After months of discussion and reviewing eligible options, the St. Louis County Board is expected to vote on how best to invest $54.5 million received as part of this year's federal COVID-19 relief package.

Half of the American Rescue Plan Act funding, $27.3 million, is already in the county's possession, with the same amount anticipated again next year, a county news release said.

Anyone wanting to provide feedback to the County Board has options, thanks to Commissioner Ashley Grimm's efforts to slow the process.

People may attend and speak at either of the upcoming board meetings in October, or contact their commissioner by phone or email. A third option was arranged to email, and county administration will share comments with the board.

Commissioners will discuss a detailed plan for the funds at their committee of the whole meeting Tuesday in Brimson, 1839 Brimson Road.

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Assuming the resolution receives preliminary approval Tuesday, the board would vote on the spending arrangement Oct. 26 during its meeting at Brevator Town Hall outside Cloquet, 7246 Morris Thomas Road.

The rescue funds are required to be used to respond to the COVID-19 public health emergency and its economic impacts through four categories of uses:

  • To respond to the public health emergency.
  • Address negative economic impacts.
  • Serve those hardest hit.
  • Improve access to water, sewer or broadband infrastructure.

The rescue funds may not be used to offset a tax cut, deposit in pension funds, bolster rainy day funds or pay debt service.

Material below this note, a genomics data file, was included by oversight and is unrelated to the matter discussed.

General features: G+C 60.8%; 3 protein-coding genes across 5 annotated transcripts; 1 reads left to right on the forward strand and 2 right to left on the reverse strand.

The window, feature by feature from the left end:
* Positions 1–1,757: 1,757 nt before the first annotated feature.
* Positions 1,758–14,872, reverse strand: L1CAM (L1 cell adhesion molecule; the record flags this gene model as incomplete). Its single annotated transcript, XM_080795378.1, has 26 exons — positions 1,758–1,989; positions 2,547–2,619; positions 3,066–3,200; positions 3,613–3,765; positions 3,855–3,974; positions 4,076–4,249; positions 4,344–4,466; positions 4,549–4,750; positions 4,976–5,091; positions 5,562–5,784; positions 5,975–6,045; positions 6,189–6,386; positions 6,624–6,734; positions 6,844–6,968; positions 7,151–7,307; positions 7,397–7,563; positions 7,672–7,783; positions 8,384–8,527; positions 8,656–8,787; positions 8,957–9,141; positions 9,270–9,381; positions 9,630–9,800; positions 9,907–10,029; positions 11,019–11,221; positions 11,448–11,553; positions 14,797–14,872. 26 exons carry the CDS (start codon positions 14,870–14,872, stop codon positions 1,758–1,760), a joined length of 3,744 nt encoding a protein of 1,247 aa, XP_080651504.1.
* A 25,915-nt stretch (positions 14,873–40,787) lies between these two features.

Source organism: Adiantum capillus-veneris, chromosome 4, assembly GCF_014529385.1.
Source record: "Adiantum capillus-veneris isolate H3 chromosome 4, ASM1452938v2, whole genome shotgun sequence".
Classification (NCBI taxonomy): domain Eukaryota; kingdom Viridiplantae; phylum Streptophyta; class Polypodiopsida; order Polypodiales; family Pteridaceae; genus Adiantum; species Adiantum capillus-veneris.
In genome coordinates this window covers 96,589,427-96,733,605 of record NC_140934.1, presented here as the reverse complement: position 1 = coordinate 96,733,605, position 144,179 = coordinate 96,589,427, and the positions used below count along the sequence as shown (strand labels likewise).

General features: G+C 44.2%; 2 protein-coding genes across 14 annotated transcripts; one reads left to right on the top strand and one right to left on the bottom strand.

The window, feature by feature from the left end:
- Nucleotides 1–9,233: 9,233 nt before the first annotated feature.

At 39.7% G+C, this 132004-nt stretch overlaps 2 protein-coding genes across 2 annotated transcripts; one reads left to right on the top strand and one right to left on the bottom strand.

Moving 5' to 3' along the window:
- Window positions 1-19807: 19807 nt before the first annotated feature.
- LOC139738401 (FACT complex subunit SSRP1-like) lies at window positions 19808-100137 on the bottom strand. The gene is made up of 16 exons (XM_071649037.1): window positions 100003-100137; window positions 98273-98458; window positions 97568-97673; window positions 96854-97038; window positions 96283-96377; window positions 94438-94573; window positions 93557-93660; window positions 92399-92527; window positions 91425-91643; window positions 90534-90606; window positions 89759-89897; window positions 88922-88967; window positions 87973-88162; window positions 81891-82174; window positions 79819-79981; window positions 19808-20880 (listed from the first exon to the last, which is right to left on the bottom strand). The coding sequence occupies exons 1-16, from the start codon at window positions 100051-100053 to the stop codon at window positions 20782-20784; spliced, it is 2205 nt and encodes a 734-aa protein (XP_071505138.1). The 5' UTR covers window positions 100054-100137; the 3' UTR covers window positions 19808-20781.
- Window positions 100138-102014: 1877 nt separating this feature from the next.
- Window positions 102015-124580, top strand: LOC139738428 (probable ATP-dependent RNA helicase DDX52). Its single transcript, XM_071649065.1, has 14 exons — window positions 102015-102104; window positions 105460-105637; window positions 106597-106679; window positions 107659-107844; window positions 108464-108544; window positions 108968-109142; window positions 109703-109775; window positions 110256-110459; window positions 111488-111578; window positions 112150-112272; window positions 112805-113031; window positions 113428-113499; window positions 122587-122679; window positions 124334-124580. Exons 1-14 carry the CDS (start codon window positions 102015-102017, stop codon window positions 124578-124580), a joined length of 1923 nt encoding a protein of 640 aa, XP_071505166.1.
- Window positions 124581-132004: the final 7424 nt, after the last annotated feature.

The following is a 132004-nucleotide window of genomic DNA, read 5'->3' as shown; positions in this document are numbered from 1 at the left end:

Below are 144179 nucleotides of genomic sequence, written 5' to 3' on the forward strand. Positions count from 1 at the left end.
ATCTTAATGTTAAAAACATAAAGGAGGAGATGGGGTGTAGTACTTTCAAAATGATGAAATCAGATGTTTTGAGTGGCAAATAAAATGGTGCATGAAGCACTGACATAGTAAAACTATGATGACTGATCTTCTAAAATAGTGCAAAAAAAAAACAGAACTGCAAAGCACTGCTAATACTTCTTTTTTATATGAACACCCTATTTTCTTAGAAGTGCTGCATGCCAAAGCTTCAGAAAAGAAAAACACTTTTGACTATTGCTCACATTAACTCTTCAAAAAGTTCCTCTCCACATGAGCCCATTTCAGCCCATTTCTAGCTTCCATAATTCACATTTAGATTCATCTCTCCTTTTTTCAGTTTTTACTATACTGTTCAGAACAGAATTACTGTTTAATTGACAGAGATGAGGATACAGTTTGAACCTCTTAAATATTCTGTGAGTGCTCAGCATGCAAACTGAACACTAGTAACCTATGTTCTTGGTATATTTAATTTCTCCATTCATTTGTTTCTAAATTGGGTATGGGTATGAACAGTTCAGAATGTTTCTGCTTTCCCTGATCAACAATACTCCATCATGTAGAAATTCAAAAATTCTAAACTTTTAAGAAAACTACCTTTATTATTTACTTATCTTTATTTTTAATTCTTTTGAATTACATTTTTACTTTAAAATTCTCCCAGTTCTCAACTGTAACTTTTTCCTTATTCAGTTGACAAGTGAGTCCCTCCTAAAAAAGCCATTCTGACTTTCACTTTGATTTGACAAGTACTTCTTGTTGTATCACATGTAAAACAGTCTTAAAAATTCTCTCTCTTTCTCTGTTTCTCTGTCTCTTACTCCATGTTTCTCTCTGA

The county's proposed uses for the ARPA funds it's received include:

  • $24.5 million to support the public health response to the pandemic and to invest in recovery initiatives.
  • $1 million for business assistance.
  • $11 million for water and sewer infrastructure.
  • $2 million for broadband infrastructure.
  • $7.25 million is proposed for other eligible projects ranging from road and bridge funding to economic development investments.

For now, $8.75 million will remain as uncommitted funds to allow flexibility to respond to new challenges or opportunities as the pandemic continues, the county said. Funds must be spent or committed by the end of 2024.

A further breakdown of proposed uses for these funds can be found at

To date, the County Board has already approved investing $2 million in broadband, and $5.2 million for school districts to implement the "Check and Connect" student re-engagement program to address a truancy crisis brought upon by the pandemic.

Once the board approves the framework later this month, funding for any specific portion of the funds would still need additional board approval.